The Civil Rights Movement and Nonviolent Action
Writing from jail during the Birmingham campaign in 1963, Martin Luther King Jr. asserts that nonviolent action involves four basic steps: the collection of facts, negotiation, self-purification, and direct action.17 Bookending nonviolent action, then, are two distinct deployments of curiosity. There is the curiosity it takes to gather relevant information: the brutal record of injustice. This curiosity pits itself against forces of media and government that refuse to tell these stories or collect this data. And then there is the curiosity that fuels protest. Activists wonder whether or not this will finally be enough to change hearts and minds. More than this, activists engage protests as a tool to grip public attention, throw the status quo into question, and generate public recognition that segregation is indeed a problem. Curiosity is therefore integral to pursuing an informed, creative reenvisioning of a desegregated culture of equals.
King describes the first step of nonviolent action as the “collection of facts to determine whether injustices are alive.”18 This is not the later work of promulgating a nonviolent philosophy, expanding the existing network of activists, tracking the boycotts, sit-ins, protests, and tabulating arrests. Instead, this is the sort of information gathering that gets the movement started, ignites it with the force of an unjust world that must be changed. The Civil Rights Movement, in King’s estimation here, begins by collecting facts that indicate the absence of civil rights, the reality of discrimination and segregation, and the brute force of violence against African Americans. This is a commitment to curiosity, a desire to know the extent of pain and suffering, the effects of hatred and systemic injustice. Participants collected data on the beatings, the sexual assaults, the lynchings, the burning or bombing of African American homes and churches, as well as other activities of the Ku Klux Klan and the White Citizens Council. They collected data on police killings, unjust trials, voter registration restrictions and voter intimidation, housing discrimination, school segregation rates, as well as statistics of unemployment and restricted employment. They mapped segregated spaces in downtown cities and identified merchants specifically responsible. They researched and evaluated current laws and policies, at once looking for legal resources to support their cause and lacunae where new legislation was needed. This is an agonizing curiosity, stemming from pain and met with greater pain at witnessing rampant inequality. But it is necessary. It comes first.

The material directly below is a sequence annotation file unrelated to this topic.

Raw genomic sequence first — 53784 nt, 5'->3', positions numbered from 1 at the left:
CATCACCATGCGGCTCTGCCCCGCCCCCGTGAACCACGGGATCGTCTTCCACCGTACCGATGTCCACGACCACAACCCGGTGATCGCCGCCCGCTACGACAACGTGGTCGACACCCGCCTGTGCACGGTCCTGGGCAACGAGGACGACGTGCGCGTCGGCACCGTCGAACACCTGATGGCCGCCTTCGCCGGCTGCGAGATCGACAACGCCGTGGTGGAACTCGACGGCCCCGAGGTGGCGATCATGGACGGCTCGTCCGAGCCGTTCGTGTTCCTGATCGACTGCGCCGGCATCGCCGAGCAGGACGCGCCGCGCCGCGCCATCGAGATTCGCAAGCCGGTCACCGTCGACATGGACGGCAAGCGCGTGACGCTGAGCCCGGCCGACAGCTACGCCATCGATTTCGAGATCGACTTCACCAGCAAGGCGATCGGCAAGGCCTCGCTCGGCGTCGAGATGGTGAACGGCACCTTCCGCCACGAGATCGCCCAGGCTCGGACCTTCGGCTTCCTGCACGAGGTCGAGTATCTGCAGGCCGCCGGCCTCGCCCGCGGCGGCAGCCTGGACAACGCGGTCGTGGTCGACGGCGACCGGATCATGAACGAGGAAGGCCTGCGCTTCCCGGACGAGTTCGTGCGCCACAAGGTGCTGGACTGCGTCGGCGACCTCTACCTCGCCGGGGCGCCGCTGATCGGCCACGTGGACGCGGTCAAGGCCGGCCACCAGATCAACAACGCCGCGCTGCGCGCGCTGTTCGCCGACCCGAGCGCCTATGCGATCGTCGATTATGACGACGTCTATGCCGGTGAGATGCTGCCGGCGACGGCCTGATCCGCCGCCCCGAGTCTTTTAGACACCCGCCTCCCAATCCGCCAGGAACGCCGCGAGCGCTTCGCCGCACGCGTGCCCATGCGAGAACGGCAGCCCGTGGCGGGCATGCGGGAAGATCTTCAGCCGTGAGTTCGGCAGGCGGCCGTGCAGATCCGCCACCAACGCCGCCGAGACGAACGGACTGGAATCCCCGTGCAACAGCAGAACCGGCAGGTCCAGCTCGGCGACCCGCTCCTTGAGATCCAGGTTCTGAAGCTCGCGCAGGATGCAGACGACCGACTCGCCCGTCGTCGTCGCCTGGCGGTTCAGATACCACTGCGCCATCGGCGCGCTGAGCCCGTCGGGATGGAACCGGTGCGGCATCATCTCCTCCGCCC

The fourth and final step of direct action—whether it involves protests, demonstrations, marches, sit-ins, or boycotts—also catalyzes curiosity. This is not the superficial curiosity of depoliticized young folk who join their friends at the picket lines on a whim and may or may not contract any real commitment.19 It is instead a curiosity that generates and is generated by crisis. King states that the power of direct action lies in its ability to build a state of creative tension that breaks one’s bondage to myth and prejudice, pushes one to rethink what is taken for granted, and fuels subsequent efforts at understanding.20 King reminds his readers of Socrates, the nonviolent gadfly who aimed “to create a tension in the mind so that individuals could rise from the bondage of myths and half-truths to the unfettered realm of creative analysis and objective appraisal.”21 Being a gadfly, for Socrates, involved a meddlesome inquisitiveness directed at people of good standing22 and about things one ought not to question.23 It was Socrates’s commitment to questions outside the confines of religion, politics, or established values that rattled the Athenian populace, opening up the possibility of radical intellectual and social change. Following King’s line of comparison, then, the civil rights protests were arguably Socratic catalysts for public curiosity.